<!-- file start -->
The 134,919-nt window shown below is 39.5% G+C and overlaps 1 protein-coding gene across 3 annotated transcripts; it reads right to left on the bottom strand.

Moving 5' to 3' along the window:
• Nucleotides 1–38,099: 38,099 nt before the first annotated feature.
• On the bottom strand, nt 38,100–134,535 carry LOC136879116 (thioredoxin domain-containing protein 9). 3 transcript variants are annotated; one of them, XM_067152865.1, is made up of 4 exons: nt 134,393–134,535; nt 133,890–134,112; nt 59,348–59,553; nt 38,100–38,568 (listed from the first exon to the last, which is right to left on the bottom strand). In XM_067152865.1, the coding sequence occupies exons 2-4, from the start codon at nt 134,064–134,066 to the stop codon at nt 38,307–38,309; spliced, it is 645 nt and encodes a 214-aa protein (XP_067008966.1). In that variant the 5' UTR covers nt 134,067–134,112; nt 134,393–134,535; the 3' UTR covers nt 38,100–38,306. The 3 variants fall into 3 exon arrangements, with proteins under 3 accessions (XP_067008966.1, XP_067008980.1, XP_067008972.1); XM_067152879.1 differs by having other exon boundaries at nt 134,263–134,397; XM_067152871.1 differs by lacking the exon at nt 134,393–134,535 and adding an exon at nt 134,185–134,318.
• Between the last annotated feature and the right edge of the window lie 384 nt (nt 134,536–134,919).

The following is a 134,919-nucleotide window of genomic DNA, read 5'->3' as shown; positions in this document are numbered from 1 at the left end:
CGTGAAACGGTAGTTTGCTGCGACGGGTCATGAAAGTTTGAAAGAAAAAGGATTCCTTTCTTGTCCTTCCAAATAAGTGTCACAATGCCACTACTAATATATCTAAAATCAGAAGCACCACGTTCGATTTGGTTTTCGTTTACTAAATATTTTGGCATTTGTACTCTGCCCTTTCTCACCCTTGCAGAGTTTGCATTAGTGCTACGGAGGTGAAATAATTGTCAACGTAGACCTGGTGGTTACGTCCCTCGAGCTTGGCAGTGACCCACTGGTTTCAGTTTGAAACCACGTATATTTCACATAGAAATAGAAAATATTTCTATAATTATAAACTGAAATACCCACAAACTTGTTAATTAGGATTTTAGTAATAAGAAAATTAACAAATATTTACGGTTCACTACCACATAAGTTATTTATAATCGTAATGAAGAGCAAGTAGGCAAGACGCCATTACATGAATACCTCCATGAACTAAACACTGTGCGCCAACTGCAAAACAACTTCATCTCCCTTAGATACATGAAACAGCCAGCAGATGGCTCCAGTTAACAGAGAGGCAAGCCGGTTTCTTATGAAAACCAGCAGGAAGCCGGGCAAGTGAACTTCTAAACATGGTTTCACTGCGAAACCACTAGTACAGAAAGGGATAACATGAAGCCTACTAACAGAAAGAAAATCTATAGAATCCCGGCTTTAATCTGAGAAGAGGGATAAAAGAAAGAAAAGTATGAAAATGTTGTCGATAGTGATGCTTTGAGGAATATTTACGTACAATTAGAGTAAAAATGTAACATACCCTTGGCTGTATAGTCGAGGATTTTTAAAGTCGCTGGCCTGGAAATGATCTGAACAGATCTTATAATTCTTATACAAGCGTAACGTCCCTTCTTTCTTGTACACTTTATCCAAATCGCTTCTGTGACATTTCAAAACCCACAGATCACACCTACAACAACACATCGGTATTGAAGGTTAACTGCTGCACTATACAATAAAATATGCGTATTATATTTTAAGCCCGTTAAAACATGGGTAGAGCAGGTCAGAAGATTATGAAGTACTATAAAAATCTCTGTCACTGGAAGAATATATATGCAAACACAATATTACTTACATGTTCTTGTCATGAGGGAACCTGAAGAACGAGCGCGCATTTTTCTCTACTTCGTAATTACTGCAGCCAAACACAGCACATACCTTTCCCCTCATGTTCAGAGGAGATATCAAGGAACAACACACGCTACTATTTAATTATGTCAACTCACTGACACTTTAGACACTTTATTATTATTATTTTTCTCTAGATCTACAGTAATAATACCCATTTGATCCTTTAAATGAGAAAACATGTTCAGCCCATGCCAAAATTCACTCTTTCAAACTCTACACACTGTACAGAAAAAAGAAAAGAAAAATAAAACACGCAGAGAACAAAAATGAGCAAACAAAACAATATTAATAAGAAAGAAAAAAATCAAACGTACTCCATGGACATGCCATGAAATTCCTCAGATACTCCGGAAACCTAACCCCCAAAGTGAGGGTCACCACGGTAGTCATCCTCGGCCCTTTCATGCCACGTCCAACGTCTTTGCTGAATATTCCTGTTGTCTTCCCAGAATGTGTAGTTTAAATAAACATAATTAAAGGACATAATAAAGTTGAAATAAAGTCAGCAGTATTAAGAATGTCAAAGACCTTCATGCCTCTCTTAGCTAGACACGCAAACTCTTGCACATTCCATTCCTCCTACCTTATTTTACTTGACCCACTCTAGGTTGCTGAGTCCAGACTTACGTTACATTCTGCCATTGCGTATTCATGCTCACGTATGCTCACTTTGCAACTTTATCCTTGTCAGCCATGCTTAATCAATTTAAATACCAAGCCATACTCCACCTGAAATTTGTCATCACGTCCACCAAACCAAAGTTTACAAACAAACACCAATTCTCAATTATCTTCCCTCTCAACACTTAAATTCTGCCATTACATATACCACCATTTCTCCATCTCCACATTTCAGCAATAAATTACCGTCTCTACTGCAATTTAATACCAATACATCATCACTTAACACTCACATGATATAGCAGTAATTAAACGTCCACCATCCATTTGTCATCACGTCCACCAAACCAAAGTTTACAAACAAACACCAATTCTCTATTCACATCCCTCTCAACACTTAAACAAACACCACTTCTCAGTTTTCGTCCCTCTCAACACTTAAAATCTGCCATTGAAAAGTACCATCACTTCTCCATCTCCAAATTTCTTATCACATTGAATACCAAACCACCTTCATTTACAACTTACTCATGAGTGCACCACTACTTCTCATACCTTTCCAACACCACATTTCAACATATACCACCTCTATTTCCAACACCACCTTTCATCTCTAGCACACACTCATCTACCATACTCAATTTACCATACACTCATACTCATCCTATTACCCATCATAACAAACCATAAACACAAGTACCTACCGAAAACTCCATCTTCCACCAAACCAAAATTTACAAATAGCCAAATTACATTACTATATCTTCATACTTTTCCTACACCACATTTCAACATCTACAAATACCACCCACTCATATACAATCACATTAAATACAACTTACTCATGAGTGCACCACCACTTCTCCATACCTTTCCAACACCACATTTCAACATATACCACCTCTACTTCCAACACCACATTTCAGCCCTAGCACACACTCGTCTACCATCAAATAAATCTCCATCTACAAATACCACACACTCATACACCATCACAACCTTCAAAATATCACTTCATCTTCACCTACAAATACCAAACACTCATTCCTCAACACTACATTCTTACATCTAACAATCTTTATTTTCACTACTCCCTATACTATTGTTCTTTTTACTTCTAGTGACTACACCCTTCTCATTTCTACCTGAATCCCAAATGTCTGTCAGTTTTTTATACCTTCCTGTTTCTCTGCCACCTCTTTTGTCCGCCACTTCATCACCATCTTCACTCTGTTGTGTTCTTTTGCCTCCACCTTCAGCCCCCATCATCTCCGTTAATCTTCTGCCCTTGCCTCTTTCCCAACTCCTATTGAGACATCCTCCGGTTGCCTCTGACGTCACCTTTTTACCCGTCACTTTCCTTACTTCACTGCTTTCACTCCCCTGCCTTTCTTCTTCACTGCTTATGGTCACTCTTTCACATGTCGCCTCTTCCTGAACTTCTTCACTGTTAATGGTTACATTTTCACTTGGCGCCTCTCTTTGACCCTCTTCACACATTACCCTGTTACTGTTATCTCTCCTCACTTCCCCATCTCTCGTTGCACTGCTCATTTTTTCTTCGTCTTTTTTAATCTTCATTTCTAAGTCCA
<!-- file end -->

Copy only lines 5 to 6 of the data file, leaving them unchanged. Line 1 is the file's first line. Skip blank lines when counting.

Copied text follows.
• Between the last annotated feature and the right edge of the window lie 384 nt (nt 134,536–134,919).

The following is a 134,919-nucleotide window of genomic DNA, read 5'->3' as shown; positions in this document are numbered from 1 at the left end: